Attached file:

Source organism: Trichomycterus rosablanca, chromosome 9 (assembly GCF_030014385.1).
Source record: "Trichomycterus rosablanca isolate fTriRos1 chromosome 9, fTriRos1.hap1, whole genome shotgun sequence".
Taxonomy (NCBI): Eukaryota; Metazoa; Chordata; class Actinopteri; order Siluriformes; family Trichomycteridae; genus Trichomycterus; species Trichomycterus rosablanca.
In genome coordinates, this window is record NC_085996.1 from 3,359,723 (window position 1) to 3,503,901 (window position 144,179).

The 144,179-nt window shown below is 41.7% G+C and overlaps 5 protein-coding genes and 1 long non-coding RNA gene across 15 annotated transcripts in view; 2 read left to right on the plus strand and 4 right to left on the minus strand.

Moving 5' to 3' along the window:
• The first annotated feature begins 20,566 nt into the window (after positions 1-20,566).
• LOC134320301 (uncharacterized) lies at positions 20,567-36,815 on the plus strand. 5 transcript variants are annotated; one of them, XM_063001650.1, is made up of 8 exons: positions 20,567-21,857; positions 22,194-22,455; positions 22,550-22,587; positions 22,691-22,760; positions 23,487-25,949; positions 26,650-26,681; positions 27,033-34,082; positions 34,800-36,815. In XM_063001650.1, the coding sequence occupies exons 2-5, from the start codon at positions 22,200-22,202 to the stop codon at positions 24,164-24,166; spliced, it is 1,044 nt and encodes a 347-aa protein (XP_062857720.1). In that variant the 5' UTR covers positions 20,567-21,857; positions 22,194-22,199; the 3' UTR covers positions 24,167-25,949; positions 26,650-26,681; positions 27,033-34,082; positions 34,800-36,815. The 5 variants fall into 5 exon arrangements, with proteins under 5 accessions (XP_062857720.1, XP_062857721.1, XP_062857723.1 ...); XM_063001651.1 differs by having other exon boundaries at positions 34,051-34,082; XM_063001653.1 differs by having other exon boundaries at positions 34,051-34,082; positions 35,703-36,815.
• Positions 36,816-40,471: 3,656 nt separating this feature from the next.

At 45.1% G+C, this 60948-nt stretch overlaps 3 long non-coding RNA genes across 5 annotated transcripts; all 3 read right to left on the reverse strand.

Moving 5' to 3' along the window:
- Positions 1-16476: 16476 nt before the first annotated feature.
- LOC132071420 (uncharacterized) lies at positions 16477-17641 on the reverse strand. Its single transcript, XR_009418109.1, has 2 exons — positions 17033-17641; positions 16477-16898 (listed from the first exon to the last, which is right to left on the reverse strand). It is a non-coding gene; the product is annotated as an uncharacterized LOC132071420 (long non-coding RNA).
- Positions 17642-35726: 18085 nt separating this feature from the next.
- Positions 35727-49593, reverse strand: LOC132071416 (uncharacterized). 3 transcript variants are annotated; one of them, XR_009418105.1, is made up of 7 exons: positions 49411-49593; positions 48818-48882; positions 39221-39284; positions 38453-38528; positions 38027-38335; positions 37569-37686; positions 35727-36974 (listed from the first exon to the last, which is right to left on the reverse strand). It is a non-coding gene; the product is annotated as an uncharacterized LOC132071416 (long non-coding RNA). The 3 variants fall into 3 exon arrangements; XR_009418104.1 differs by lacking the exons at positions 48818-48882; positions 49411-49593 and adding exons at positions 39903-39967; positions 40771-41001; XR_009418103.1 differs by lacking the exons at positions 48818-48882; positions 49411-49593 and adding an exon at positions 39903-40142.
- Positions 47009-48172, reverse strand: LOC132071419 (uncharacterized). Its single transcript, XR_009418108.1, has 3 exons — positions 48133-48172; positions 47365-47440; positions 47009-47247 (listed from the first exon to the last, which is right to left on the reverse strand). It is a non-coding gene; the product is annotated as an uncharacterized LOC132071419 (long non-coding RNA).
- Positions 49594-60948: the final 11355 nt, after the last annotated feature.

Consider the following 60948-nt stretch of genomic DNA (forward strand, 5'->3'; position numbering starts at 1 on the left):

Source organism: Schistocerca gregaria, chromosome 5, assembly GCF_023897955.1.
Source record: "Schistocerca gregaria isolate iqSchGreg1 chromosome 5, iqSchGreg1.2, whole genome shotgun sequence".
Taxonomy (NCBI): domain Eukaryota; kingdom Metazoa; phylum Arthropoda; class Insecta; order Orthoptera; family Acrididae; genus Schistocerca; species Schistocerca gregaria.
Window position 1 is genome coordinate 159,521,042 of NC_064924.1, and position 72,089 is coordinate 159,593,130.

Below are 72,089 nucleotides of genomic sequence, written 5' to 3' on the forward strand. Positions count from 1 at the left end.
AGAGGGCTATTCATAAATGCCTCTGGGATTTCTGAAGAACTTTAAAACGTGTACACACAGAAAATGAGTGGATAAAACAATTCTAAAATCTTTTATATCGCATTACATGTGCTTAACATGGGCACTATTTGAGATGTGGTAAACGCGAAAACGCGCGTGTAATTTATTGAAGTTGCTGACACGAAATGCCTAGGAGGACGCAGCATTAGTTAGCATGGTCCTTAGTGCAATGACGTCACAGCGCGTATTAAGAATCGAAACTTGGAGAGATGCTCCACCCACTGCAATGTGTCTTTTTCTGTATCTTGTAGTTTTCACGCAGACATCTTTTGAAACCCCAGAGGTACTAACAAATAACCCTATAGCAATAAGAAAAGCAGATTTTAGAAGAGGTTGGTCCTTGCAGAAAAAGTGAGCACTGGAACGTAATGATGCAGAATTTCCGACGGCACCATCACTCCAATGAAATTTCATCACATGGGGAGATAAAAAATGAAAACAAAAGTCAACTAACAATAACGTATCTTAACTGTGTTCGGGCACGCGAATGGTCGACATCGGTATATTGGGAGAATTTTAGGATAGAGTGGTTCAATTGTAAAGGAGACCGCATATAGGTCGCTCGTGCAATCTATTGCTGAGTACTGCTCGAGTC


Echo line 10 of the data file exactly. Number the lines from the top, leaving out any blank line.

At 45.1% G+C, this 60948-nt stretch overlaps 3 long non-coding RNA genes across 5 annotated transcripts; all 3 read right to left on the reverse strand.